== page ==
two exercises concerning fields: order of a field

Hi there

I don't know how to solve these exercises.

Let be a field containing m elements and be positive.

Exercise 1)

Let . Show:

Exercise 2)

Let g: , . Find all elements of that map to

Notes: Those fields are finite at least are we doing this topic actually. m does not have to be a prime we have to do the proof for 1) in general.

And thats my problem for **exercise 1)**

If . The order of x is a divisor of m ? At least is true? I don't understand why this is true at this point already... If m is not prime (and we can't assume that) the number of units in doesn't have to be m-1 yeah???

If so the equation could be multiplied by x and what results is after subtracting x on both sides and this direction is proved.

Here from follows that so by dividing by x we have thus x has order m-1 so it is contained in the subset which consists of elements with order m-1 ????

Let's have a look at **exercise 2)**

So is isomorphic to where ?

?? Why?

...have no idea

Do you know how this works? Could you please give me a hint?

Regards

Huberscher

Re: two exercises concerning fields: order of a field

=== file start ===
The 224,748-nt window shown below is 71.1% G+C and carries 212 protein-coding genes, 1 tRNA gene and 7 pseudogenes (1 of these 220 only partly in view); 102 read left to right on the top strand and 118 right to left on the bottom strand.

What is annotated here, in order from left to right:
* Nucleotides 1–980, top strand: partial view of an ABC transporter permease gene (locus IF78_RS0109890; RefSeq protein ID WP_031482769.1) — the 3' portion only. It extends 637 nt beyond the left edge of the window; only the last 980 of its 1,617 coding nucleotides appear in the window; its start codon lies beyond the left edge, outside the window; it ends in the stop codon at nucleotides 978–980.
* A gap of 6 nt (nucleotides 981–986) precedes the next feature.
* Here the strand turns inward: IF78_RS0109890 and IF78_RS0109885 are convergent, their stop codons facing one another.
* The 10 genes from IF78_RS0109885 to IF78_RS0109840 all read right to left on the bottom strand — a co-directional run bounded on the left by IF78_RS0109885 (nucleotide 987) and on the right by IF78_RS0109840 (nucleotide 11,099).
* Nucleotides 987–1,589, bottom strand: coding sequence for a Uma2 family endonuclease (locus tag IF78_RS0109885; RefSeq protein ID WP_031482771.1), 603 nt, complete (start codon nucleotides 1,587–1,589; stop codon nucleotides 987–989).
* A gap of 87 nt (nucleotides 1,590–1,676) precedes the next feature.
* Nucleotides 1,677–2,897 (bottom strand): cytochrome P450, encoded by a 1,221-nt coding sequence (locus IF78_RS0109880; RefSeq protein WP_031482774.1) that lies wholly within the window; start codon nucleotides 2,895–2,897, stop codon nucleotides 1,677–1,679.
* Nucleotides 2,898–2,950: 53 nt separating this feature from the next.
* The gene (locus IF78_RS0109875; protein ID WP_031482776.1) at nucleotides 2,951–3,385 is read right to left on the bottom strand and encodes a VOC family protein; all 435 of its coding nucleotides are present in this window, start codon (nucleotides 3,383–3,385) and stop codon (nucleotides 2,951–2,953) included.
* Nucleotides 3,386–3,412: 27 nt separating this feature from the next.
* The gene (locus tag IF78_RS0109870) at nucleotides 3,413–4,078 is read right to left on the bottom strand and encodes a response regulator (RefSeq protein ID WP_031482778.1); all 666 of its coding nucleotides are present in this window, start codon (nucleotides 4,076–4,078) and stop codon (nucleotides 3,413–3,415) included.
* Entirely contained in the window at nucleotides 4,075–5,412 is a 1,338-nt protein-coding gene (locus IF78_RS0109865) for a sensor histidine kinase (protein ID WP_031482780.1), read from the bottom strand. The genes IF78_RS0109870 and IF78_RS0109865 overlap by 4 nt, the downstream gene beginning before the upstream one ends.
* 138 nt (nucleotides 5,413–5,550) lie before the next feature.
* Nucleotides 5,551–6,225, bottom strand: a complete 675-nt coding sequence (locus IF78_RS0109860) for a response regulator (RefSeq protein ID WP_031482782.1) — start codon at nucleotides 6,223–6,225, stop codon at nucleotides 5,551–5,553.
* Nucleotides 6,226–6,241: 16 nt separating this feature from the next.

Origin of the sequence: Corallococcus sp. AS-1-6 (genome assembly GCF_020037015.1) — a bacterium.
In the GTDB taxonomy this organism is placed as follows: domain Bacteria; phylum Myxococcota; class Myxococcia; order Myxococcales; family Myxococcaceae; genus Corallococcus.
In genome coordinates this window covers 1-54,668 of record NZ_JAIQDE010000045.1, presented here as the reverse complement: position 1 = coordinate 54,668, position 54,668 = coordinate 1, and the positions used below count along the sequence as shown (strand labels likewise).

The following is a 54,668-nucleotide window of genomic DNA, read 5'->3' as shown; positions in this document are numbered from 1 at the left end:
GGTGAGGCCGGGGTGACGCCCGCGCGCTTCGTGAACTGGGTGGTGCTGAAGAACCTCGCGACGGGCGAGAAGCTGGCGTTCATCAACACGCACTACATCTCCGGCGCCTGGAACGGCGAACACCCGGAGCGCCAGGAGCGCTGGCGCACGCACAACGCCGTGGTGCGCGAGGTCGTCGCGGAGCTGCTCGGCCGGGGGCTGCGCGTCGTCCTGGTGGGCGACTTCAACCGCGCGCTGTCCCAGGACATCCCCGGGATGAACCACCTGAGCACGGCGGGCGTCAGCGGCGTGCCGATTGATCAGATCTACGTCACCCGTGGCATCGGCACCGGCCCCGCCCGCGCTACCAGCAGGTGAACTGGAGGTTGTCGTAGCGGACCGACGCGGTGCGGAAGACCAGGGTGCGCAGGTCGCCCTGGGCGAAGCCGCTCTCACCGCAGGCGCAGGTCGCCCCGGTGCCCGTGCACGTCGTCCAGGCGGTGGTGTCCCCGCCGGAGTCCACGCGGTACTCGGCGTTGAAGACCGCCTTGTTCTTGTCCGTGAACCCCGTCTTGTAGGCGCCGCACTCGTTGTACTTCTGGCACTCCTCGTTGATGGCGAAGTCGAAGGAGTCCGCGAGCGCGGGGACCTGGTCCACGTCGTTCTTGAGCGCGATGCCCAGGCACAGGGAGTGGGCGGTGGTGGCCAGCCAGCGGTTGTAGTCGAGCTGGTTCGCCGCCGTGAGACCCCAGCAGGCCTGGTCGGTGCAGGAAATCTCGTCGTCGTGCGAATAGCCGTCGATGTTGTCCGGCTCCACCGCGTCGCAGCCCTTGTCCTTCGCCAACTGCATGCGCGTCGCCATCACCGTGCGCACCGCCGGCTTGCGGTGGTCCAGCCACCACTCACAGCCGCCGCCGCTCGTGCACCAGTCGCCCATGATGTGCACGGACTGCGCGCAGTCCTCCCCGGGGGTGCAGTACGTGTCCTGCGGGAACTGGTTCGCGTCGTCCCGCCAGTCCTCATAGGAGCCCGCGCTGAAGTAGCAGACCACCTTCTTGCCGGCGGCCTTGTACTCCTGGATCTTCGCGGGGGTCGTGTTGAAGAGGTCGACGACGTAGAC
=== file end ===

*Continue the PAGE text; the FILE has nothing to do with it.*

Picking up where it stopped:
Hi,

How much do you know about finite fields? In particular, up to isomorphism, there is exactly one field of order q for q a power of a prime p. So you can assume:

Now in a finite field F, the multiplicative group of non-zero elements of F is cyclic with generator, say a. For your first problem, then, use this fact and the fact that in any field a polynomial of degree m has at most m zeros.

For your second question,

with . Also .

Re: two exercises concerning fields: order of a field

Hello and thank you for the reply.

I think now it's all clear but the following:

direction for **exercise 1)**

Obviously if x=0 then x is in that field. So if the order of x is a divisor of m-1.

Now it comes in that but how? which is cyclic regarding multiplication but why can I conclude now that x is in ? Is is just because the order of x is a divisor of m-1 and the number of elements in (=the units of ) is m-1 and that's it?

Regards

Huberscher

Re: two exercises concerning fields: order of a field

There are at most m values that satisfy . Now each is a root of this polynomial and there are m such. So the elements of form the complete set of solutions to . So if satisfies , .